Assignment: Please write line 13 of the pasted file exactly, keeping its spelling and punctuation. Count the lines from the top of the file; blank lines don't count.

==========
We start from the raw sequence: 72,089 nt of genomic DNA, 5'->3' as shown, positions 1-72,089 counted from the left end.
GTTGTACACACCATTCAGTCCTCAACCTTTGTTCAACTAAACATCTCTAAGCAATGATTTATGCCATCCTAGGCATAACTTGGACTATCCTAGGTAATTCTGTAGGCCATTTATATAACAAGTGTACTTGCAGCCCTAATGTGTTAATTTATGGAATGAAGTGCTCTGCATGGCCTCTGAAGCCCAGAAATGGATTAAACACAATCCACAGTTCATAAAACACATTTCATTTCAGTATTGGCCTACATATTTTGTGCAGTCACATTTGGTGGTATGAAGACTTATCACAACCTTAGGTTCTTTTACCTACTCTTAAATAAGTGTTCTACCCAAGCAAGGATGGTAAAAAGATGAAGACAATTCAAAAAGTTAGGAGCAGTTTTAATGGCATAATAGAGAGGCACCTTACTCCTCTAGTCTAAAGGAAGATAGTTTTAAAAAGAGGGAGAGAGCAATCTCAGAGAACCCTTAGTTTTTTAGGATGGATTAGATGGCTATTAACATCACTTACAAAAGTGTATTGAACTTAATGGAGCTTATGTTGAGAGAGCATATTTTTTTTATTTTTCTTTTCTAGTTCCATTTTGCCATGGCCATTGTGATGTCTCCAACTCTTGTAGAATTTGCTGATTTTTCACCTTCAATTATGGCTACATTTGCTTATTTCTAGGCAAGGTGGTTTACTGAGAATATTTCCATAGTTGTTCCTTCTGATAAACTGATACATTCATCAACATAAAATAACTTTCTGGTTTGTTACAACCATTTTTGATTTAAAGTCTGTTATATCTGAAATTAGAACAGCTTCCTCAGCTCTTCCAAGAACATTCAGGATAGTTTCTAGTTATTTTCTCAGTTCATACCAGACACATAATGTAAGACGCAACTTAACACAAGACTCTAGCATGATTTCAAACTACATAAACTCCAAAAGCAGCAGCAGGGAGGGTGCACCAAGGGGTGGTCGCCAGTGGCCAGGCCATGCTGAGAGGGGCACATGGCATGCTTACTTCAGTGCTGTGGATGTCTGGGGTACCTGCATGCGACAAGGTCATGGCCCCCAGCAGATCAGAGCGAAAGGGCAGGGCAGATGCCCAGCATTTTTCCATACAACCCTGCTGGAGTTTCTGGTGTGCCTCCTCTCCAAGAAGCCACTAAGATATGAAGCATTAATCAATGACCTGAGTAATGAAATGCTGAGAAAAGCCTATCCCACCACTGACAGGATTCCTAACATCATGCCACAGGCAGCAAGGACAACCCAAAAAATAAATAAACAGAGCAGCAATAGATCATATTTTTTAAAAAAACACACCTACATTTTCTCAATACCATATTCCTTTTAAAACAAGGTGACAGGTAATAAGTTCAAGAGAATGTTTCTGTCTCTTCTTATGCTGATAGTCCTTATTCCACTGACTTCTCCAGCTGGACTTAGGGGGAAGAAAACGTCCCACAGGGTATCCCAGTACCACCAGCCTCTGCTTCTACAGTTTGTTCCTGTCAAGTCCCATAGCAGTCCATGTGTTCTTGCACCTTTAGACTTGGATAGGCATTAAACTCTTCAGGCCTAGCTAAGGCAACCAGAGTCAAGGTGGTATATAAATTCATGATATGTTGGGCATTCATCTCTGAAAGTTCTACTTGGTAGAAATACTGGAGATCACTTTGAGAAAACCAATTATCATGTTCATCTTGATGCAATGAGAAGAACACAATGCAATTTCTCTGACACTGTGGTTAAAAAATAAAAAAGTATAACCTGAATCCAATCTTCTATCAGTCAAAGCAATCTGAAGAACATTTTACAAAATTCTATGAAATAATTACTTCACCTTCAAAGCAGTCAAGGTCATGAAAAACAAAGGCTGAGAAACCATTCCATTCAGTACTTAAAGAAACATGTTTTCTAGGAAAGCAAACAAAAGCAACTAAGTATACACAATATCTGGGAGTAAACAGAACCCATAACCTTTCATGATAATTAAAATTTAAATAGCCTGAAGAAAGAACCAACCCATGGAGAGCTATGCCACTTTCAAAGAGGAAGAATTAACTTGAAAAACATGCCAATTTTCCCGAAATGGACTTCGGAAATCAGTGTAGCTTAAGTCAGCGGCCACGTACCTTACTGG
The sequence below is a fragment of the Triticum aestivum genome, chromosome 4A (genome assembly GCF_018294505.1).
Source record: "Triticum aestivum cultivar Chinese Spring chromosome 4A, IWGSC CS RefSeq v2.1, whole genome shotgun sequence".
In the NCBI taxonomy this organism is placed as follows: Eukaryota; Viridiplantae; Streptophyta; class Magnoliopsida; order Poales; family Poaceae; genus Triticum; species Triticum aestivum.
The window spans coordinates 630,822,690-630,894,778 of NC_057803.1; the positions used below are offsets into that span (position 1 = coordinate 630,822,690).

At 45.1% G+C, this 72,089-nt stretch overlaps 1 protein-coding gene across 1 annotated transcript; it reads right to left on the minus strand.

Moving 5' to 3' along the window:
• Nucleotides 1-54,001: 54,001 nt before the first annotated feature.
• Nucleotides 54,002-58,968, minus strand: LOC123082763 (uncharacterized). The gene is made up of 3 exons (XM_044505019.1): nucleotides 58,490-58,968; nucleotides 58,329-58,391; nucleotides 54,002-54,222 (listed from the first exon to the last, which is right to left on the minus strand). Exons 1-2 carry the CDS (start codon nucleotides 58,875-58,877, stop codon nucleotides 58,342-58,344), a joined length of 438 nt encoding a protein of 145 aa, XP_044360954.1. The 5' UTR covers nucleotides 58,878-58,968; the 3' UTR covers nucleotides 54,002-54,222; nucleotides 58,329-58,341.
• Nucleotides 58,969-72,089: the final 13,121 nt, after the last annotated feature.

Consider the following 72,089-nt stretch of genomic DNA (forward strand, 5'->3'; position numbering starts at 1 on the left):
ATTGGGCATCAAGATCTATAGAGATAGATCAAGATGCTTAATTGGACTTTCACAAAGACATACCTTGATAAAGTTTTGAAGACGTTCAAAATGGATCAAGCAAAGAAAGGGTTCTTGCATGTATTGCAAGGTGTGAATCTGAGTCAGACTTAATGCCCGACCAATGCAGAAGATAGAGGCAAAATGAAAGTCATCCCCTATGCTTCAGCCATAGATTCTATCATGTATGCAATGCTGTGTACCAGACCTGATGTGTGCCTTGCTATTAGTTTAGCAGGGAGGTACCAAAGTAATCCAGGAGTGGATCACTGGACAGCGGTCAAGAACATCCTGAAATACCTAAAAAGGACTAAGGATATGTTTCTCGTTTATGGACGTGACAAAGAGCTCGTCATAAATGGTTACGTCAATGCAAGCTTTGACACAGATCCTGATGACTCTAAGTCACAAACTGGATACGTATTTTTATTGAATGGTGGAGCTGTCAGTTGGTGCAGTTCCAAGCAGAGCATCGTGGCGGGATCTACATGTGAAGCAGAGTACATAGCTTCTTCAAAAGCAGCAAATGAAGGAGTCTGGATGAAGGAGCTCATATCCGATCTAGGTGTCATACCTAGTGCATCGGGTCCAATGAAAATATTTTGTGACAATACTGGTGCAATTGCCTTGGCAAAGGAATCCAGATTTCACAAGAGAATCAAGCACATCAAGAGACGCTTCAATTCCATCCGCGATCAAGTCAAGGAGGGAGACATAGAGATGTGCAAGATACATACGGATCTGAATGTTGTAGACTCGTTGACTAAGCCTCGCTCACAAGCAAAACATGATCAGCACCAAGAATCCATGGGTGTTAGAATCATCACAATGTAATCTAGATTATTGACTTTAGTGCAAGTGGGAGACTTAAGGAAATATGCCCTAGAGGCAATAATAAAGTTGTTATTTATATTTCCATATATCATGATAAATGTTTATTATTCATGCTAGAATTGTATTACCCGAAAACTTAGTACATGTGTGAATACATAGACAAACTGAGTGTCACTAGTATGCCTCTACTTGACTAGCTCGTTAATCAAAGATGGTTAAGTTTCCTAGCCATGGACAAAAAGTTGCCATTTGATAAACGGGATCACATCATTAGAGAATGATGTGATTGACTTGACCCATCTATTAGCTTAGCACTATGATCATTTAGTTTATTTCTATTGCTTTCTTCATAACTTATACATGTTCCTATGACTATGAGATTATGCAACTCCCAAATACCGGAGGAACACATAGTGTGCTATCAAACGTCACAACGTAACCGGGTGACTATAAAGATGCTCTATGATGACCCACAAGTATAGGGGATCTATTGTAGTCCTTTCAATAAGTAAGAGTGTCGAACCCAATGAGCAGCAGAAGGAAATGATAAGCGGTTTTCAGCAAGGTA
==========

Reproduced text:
ATTGGGCATCAAGATCTATAGAGATAGATCAAGATGCTTAATTGGACTTTCACAAAGACATACCTTGATAAAGTTTTGAAGACGTTCAAAATGGATCAAGCAAAGAAAGGGTTCTTGCATGTATTGCAAGGTGTGAATCTGAGTCAGACTTAATGCCCGACCAATGCAGAAGATAGAGGCAAAATGAAAGTCATCCCCTATGCTTCAGCCATAGATTCTATCATGTATGCAATGCTGTGTACCAGACCTGATGTGTGCCTTGCTATTAGTTTAGCAGGGAGGTACCAAAGTAATCCAGGAGTGGATCACTGGACAGCGGTCAAGAACATCCTGAAATACCTAAAAAGGACTAAGGATATGTTTCTCGTTTATGGACGTGACAAAGAGCTCGTCATAAATGGTTACGTCAATGCAAGCTTTGACACAGATCCTGATGACTCTAAGTCACAAACTGGATACGTATTTTTATTGAATGGTGGAGCTGTCAGTTGGTGCAGTTCCAAGCAGAGCATCGTGGCGGGATCTACATGTGAAGCAGAGTACATAGCTTCTTCAAAAGCAGCAAATGAAGGAGTCTGGATGAAGGAGCTCATATCCGATCTAGGTGTCATACCTAGTGCATCGGGTCCAATGAAAATATTTTGTGACAATACTGGTGCAATTGCCTTGGCAAAGGAATCCAGATTTCACAAGAGAATCAAGCACATCAAGAGACGCTTCAATTCCATCCGCGATCAAGTCAAGGAGGGAGACATAGAGATGTGCAAGATACATACGGATCTGAATGTTGTAGACTCGTTGACTAAGCCTCGCTCACAAGCAAAACATGATCAGCACCAAGAATCCATGGGTGTTAGAATCATCACAATGTAATCTAGATTATTGACTTTAGTGCAAGTGGGAGACTTAAGGAAATATGCCCTAGAGGCAATAATAAAGTTGTTATTTATATTTCCATATATCATGATAAATGTTTATTATTCATGCTAGAATTGTATTACCCGAAAACTTAGTACATGTGTGAATACATAGACAAACTGAGTGTCACTAGTATGCCTCTACTTGACTAGCTCGTTAATCAAAGATGGTTAAGTTTCCTAGCCATGGACAAAAAGTTGCCATTTGATAAACGGGATCACATCATTAGAGAATGATGTGATTGACTTGACCCATCTATTAGCTTAGCACTATGATCATTTAGTTTATTTCTATTGCTTTCTTCATAACTTATACATGTTCCTATGACTATGAGATTATGCAACTCCCAAATACCGGAGGAACACATAGTGTGCTATCAAACGTCACAACGTAACCGGGTGACTATAAAGATGCTCTATGATGACCCACAAGTATAGGGGATCTATTGTAGTCCTTTCAATAAGTAAGAGTGTCGAACCCAATGAGCAGCAGAAGGAAATGATAAGCGGTTTTCAGCAAGGTA